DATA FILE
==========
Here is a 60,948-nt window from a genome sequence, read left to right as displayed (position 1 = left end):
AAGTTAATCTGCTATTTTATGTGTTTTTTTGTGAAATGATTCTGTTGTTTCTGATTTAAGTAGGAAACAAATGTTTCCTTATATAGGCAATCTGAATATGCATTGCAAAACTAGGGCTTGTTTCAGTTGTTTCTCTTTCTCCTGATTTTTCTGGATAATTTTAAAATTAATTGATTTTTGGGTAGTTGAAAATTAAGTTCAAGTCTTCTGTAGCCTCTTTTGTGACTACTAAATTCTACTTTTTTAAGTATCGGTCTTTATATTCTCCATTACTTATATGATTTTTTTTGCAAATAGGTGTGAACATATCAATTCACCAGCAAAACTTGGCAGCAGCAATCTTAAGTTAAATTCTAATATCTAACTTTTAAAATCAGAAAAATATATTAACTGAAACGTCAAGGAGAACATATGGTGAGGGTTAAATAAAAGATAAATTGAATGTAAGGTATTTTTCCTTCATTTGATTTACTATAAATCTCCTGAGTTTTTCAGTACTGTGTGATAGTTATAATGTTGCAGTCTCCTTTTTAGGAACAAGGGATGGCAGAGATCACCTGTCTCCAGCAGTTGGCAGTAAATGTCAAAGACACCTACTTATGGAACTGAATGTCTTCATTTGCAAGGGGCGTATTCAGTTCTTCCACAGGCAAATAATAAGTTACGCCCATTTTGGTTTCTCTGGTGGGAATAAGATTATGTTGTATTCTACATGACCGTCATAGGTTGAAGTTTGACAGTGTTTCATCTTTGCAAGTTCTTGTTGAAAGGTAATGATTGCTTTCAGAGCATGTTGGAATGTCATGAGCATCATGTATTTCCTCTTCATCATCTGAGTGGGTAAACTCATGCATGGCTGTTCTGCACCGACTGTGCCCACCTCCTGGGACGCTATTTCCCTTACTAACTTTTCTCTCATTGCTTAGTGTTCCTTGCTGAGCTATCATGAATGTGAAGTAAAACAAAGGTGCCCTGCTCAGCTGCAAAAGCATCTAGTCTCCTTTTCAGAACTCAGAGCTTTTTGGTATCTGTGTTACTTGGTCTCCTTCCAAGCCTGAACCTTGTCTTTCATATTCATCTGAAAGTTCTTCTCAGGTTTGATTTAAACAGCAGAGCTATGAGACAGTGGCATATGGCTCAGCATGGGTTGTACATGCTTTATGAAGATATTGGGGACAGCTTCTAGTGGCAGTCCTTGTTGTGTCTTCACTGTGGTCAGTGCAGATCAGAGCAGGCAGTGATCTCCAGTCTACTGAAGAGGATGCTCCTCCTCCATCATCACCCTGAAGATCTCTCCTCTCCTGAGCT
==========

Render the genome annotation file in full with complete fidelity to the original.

Here is a 60,948-nt window from a genome sequence, read left to right as displayed (position 1 = left end):
AAGTTAATCTGCTATTTTATGTGTTTTTTTGTGAAATGATTCTGTTGTTTCTGATTTAAGTAGGAAACAAATGTTTCCTTATATAGGCAATCTGAATATGCATTGCAAAACTAGGGCTTGTTTCAGTTGTTTCTCTTTCTCCTGATTTTTCTGGATAATTTTAAAATTAATTGATTTTTGGGTAGTTGAAAATTAAGTTCAAGTCTTCTGTAGCCTCTTTTGTGACTACTAAATTCTACTTTTTTAAGTATCGGTCTTTATATTCTCCATTACTTATATGATTTTTTTTGCAAATAGGTGTGAACATATCAATTCACCAGCAAAACTTGGCAGCAGCAATCTTAAGTTAAATTCTAATATCTAACTTTTAAAATCAGAAAAATATATTAACTGAAACGTCAAGGAGAACATATGGTGAGGGTTAAATAAAAGATAAATTGAATGTAAGGTATTTTTCCTTCATTTGATTTACTATAAATCTCCTGAGTTTTTCAGTACTGTGTGATAGTTATAATGTTGCAGTCTCCTTTTTAGGAACAAGGGATGGCAGAGATCACCTGTCTCCAGCAGTTGGCAGTAAATGTCAAAGACACCTACTTATGGAACTGAATGTCTTCATTTGCAAGGGGCGTATTCAGTTCTTCCACAGGCAAATAATAAGTTACGCCCATTTTGGTTTCTCTGGTGGGAATAAGATTATGTTGTATTCTACATGACCGTCATAGGTTGAAGTTTGACAGTGTTTCATCTTTGCAAGTTCTTGTTGAAAGGTAATGATTGCTTTCAGAGCATGTTGGAATGTCATGAGCATCATGTATTTCCTCTTCATCATCTGAGTGGGTAAACTCATGCATGGCTGTTCTGCACCGACTGTGCCCACCTCCTGGGACGCTATTTCCCTTACTAACTTTTCTCTCATTGCTTAGTGTTCCTTGCTGAGCTATCATGAATGTGAAGTAAAACAAAGGTGCCCTGCTCAGCTGCAAAAGCATCTAGTCTCCTTTTCAGAACTCAGAGCTTTTTGGTATCTGTGTTACTTGGTCTCCTTCCAAGCCTGAACCTTGTCTTTCATATTCATCTGAAAGTTCTTCTCAGGTTTGATTTAAACAGCAGAGCTATGAGACAGTGGCATATGGCTCAGCATGGGTTGTACATGCTTTATGAAGATATTGGGGACAGCTTCTAGTGGCAGTCCTTGTTGTGTCTTCACTGTGGTCAGTGCAGATCAGAGCAGGCAGTGATCTCCAGTCTACTGAAGAGGATGCTCCTCCTCCATCATCACCCTGAAGATCTCTCCTCTCCTGAGCT